Sydney trains are back – maybe, but smart ticketing is on the way

Sydney's trains are expected to run as normal on Monday.

Sydney's trains are expected to run as normal on Monday. Photo: AAP

The NSW transport minister may still be unclear whether Sydney’s trains will run smoothly on Monday, but he’s more confident that commuters will soon be using their smartphones to tap on and off transport services.

Andrew Constance said on Sunday he was “pretty confident” trains will run to expectation after a 24-hour strike was called off late last week after an order by the Fair Work Commission.

Trains are scheduled to run on a standard weekday schedule on Monday, but asked if he was concerned disgruntled train drivers may call in sick on Monday, Mr Constance said he was fairly confident trains would run on time.

“We’re heads down, tails up making sure this network settles down and people can catch their trains … I’m fairly confident that’s going to happen given the fairly strong words of (Rail, Tram and Bus Union secretary) Alex Claassens.”

I’m not going to speculate … you had the union leader saying that they would abide by the findings of Fair Work.”

Mr Constance said he understood the union leadership would meet on Monday to discuss the current deal on the table from the government.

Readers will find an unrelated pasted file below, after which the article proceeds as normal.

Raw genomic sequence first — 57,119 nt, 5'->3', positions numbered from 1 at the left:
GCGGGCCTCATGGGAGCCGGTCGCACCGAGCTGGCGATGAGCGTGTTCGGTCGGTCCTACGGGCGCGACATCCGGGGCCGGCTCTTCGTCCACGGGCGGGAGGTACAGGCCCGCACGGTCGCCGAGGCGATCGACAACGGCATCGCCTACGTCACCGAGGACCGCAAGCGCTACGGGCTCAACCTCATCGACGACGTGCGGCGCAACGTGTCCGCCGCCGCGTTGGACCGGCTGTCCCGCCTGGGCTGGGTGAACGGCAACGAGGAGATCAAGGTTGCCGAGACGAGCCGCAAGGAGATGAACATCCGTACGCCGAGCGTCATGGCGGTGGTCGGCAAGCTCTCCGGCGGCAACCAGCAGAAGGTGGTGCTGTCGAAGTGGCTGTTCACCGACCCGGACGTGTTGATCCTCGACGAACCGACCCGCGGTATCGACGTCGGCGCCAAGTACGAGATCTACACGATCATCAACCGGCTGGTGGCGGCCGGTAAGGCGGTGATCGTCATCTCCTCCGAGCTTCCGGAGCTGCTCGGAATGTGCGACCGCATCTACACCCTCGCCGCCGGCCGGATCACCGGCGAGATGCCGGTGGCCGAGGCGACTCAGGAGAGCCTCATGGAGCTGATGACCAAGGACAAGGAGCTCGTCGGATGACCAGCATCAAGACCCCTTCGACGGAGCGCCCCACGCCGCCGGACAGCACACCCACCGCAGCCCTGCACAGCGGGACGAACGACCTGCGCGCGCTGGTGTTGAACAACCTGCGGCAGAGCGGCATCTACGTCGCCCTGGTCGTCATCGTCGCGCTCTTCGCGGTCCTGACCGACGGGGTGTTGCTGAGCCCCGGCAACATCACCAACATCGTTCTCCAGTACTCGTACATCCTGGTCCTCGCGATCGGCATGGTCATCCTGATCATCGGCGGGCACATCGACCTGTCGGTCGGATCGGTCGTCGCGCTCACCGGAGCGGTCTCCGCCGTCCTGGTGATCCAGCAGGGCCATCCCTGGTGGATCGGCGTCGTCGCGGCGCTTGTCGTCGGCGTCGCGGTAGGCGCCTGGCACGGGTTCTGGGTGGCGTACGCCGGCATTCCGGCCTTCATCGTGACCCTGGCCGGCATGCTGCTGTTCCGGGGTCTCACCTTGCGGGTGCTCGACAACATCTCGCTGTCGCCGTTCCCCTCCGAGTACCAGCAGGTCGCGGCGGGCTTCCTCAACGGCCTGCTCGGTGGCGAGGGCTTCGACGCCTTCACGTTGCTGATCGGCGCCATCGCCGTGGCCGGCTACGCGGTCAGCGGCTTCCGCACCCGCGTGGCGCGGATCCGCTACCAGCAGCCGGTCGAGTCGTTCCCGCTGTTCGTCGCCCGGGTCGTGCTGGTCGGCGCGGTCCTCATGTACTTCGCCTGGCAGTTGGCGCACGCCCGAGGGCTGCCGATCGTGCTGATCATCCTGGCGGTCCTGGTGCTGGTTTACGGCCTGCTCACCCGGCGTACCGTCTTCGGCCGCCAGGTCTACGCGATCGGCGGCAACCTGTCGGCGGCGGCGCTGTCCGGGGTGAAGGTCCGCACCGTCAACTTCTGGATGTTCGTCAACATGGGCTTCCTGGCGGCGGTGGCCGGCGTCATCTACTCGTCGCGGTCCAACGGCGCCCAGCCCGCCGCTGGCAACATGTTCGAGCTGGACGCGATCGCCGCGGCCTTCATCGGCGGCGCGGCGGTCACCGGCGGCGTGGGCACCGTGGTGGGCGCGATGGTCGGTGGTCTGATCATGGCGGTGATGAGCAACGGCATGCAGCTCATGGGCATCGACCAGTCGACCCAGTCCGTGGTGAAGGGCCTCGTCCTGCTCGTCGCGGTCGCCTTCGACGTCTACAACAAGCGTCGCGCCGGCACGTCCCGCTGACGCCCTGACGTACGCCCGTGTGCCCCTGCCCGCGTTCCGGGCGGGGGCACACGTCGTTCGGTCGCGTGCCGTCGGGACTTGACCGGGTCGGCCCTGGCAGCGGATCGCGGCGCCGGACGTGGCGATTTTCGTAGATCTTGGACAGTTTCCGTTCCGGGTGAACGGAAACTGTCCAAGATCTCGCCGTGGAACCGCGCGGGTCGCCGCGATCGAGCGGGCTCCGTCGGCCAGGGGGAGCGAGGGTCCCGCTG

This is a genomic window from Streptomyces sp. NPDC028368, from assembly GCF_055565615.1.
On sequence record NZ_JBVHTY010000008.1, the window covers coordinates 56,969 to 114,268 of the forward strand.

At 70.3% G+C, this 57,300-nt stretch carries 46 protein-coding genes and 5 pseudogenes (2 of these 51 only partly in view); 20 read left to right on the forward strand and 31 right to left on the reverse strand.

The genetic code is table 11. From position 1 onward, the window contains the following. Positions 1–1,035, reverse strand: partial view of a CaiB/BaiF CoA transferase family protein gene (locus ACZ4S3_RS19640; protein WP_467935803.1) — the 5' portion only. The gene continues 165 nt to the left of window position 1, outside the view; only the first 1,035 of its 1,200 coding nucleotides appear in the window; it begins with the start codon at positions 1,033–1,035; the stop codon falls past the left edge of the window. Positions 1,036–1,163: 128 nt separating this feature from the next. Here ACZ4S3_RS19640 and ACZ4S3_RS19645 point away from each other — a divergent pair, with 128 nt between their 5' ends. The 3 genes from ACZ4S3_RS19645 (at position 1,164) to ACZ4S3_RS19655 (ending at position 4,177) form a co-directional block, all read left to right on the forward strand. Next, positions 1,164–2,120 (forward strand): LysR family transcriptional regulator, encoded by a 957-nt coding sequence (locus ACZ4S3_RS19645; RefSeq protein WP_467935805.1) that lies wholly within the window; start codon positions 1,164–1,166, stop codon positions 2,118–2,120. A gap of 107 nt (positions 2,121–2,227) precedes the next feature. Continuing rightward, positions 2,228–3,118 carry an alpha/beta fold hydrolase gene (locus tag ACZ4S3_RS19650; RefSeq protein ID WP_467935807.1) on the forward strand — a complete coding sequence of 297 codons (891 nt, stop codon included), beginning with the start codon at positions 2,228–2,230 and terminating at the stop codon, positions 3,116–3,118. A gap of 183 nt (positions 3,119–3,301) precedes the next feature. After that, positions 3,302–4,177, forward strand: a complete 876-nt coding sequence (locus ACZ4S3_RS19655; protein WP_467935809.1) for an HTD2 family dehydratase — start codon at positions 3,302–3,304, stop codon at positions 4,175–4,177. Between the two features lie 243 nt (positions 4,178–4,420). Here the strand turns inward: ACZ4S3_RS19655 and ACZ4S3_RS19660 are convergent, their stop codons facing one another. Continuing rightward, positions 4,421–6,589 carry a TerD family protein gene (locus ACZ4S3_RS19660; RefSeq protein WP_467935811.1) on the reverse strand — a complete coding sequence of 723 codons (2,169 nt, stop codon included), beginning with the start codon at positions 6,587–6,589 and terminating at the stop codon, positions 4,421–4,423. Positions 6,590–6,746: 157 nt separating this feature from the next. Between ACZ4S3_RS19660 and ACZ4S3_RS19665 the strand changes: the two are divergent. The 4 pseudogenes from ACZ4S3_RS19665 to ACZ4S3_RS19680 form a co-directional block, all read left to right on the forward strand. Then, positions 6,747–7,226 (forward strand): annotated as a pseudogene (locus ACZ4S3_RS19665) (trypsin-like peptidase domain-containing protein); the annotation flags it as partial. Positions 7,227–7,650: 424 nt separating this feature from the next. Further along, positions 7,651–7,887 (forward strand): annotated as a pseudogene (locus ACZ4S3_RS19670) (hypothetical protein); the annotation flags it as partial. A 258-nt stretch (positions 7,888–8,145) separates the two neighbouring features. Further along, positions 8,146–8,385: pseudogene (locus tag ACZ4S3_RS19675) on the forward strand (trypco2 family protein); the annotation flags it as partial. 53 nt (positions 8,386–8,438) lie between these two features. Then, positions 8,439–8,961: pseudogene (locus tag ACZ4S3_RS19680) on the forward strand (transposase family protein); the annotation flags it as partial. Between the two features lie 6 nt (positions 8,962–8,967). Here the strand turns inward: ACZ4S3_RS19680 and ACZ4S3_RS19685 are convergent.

Asked if Sydney Trains were calling drivers out of retirement due to understaffing, Mr Constance said it “would make sense” but did not confirm whether it was occurring.

“It would make sense to see if some of the drivers do want to return because they don’t need to go through 12 months of training,” he said.

“All those issues will have to be questioned of (Sydney Trains chief executive) Howard Collins but again, getting people back to work, given that you don’t have to train them for 12 months is the key point.”

Mr Constance said 165 people were currently being trained as train drivers, with 18 due to start next month.

Ticket flexibility is on the way

The transport minister was also upbeat about new ticketing plans saying commuters could soon be tapping on and off public transport services with their smartphones, watches or credit cards.

NSW Transport Minister Andrew Constance signalled the government was considering expanding alternate payment methods for Sydneysiders after a successful Opal card trial in Manly.

“Opal is an enormous success … but we can now take it to a new level so people have choice,” Mr Constance told reporters on Sunday.

“So they can use their iPhones, their smart watches and of course contactless payment through credit card.”

Mr Constance said offering different payment methods would not require a technology overhaul, with the current payment system already equipped to scan credit cards.

“There’s an inbuilt chip that already exists in the hardware, so we’ve got the hardware available, what we want to do is provide people with choice,” he said.

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